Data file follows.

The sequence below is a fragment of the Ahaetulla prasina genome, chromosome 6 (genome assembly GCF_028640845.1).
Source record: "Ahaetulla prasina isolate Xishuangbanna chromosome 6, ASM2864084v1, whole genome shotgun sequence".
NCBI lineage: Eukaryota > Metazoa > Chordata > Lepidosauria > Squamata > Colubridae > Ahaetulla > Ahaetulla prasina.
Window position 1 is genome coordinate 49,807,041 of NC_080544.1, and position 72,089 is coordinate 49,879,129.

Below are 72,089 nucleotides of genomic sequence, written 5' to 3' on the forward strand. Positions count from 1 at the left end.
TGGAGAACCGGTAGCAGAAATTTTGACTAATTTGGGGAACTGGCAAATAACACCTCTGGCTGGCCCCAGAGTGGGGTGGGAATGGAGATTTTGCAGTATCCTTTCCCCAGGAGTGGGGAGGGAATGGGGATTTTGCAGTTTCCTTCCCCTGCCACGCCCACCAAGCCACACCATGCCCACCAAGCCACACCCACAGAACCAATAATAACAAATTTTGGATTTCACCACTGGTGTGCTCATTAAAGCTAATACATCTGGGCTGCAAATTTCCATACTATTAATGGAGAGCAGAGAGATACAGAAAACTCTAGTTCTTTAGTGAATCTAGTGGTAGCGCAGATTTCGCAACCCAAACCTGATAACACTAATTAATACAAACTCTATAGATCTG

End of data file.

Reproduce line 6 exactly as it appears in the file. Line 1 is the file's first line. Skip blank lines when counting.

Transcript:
TGGAGAACCGGTAGCAGAAATTTTGACTAATTTGGGGAACTGGCAAATAACACCTCTGGCTGGCCCCAGAGTGGGGTGGGAATGGAGATTTTGCAGTATCCTTTCCCCAGGAGTGGGGAGGGAATGGGGATTTTGCAGTTTCCTTCCCCTGCCACGCCCACCAAGCCACACCATGCCCACCAAGCCACACCCACAGAACCAATAATAACAAATTTTGGATTTCACCACTGGTGTGCTCATTAAAGCTAATACATCTGGGCTGCAAATTTCCATACTATTAATGGAGAGCAGAGAGATACAGAAAACTCTAGTTCTTTAGTGAATCTAGTGGTAGCGCAGATTTCGCAACCCAAACCTGATAACACTAATTAATACAAACTCTATAGATCTG